Diveristy in Friendship
by Antone R.E. Pierucci
At Club 50, Philippe Milgrom gathers Masons for a taste of the good life.
By Lindsey J. Smith
Three triangles rule Philippe Milgrom’s life. The first, given Milgrom’s membership in Vallee de France No. 329, a Francophone lodge in Los Angeles, is embodied by the Masonic tenets of brotherly love, relief, and truth. The second, the vintner’s triad, relates to his life’s work importing wine. “To have a good wine, you need good soil, a good winemaker, and God,” Milgrom says. Connecting those two is a third holy trinity, nourished by both Freemasonry and fine wine: one’s stomach, one’s palate, and one’s mind.
That tripartite enrichment is the goal of Club 50, a monthly luncheon Milgrom hosts for wine- and conversation-loving Masons. Club 50 was originally established in France in 1981 to help strengthen the bonds of friendship between brothers from different Masonic obediences. (France is home to several Masonic bodies, with varying rules and regulations.) Today there are chapters of the club worldwide, including the Los Angeles group Milgrom helped launch, which is open to all Master Masons. Like the salons of the past, members are treated to a guest lecture on a different topic over good food and fine wine. “A simple way to have a good time,” Milgrom says.
Past lectures have covered subjects as diverse as caviar, gemology, Masonic history, philosophy, and art, given both by Masons and by outside experts. Only two things—religion and politics—are off-limits. One popular yearly lecture is by the painter Zhenya Gershman, sometimes combined with an outing to the Getty Museum, where she works. Another is presented by Milgrom himself, in which he explores the subject he knows best: wine. “The French, we are born directly in the barrel of wine,” he says with a laugh.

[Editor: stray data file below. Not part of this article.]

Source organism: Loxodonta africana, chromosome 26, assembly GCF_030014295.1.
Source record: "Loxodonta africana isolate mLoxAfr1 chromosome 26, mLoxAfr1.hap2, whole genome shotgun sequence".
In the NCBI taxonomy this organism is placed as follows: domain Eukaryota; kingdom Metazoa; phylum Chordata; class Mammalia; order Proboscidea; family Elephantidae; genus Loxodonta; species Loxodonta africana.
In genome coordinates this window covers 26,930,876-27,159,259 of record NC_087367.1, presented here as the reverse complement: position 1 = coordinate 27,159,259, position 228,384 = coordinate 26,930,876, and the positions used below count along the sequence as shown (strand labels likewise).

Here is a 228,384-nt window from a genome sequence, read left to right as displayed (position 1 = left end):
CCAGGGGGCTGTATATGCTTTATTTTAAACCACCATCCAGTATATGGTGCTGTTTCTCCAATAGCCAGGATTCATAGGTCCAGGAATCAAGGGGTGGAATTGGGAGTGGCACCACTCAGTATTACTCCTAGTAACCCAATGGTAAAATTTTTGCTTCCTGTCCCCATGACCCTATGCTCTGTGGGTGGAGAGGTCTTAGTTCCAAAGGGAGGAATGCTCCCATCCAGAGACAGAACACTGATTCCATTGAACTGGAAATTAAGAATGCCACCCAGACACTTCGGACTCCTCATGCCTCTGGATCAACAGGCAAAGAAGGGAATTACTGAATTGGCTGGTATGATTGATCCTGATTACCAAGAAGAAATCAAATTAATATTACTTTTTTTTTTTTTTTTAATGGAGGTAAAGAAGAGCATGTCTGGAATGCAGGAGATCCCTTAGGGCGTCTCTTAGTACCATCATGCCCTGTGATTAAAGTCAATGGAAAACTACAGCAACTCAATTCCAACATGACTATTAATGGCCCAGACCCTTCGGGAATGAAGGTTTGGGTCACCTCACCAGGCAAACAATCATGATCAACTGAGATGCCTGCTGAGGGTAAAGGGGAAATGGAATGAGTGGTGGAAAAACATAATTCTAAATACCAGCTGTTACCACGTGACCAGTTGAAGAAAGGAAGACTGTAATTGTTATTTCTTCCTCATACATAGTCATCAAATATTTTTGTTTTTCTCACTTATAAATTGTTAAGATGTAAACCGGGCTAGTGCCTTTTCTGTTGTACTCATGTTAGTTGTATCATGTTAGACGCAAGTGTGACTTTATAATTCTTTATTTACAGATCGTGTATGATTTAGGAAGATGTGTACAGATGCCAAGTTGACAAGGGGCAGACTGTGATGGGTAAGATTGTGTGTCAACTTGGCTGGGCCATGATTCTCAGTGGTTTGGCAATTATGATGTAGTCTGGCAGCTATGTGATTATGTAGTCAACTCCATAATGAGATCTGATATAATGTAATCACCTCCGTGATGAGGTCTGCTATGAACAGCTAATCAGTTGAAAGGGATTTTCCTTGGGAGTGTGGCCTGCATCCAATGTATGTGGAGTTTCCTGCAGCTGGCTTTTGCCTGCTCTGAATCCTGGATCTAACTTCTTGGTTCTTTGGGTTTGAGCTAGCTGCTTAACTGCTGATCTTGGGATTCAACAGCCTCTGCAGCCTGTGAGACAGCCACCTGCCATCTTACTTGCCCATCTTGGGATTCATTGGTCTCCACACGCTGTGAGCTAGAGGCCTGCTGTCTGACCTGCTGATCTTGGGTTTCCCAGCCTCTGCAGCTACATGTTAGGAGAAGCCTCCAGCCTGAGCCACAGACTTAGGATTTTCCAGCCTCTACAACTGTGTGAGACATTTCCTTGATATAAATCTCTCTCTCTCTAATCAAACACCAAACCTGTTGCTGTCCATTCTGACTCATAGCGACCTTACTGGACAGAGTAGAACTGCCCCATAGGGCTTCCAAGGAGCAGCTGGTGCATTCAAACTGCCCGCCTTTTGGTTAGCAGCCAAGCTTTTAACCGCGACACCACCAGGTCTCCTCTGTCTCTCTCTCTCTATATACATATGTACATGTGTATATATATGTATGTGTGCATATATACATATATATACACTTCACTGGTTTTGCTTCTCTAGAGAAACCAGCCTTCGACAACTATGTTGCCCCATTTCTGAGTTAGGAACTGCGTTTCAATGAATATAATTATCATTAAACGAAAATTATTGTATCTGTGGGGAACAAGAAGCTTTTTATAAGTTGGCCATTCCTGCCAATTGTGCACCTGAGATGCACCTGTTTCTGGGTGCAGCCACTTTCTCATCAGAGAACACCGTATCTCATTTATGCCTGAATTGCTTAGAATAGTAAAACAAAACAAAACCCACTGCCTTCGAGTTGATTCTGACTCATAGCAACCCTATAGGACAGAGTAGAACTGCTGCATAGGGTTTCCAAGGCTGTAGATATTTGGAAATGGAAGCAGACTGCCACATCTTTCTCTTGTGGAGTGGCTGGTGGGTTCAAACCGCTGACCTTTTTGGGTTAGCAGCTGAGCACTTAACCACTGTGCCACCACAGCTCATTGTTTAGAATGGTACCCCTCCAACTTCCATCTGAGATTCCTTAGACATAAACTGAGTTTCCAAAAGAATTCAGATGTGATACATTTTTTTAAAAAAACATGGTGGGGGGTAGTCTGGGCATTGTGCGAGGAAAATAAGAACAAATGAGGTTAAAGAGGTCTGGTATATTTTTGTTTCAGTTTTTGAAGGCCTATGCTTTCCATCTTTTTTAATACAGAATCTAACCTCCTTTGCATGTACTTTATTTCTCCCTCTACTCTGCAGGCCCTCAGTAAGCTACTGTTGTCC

Soon after Milgrom arrived in California, in 2001, he began importing and promoting several French wines that he’d loved back home, eventually expanding to other European labels. Today he represents some 30 vineyards and is a member of a number of wine industry societies—none more colorful than the Confrérie du Sabre d’Or, an international society that celebrates sabrage, the art of opening a champagne bottle with a sabre. Milgrom is the American ambassador of the confrérie, which means “brotherhood” but isn’t associated with Freemasonry. The society is similar to Club 50 in its focus on food, drink, and fellowship, Milgrom explains.
In the two decades he’s been in business, Milgrom has seen the American wine drinker’s palate evolve significantly. “Before, people asked me for a cabernet or merlot,” he says. “Now, if they ask about a blend, they know the difference between the pinot in France and the pinot in California.”
That education has had a macro-level effect, popularizing wines from all over the globe, but Milgrom sees it at work on a more intimate scale, too. “It’s more enjoyable when you know what you drink and where it’s coming from,” he says. That’s the approach he takes in his Club 50 lectures, teaching members about the grape, appellation, terroir, aging process, and other factors that give the vintage they’re drinking its distinctive character. Each year, he travels to Europe to meet the winemakers whose labels he imports and learns about all the factors that influence their wine.
Along with everything else, the pandemic put Club 50 on pause. Members tried meeting via Zoom, but it wasn’t the same. What makes Club 50 special, Milgrom explains, is “not only the lecture—it’s the friendship and the good food and wine.” That can’t be replicated online. For now, he eagerly awaits the time when members can gather again over lunch and a bottle.
“Masonry is not only to nourish the brain and the heart,” Milgrom says. “We’re looking for better men, a better life. Food and wine is a big part of that.”
Russ Hennings/Moonbeam Studios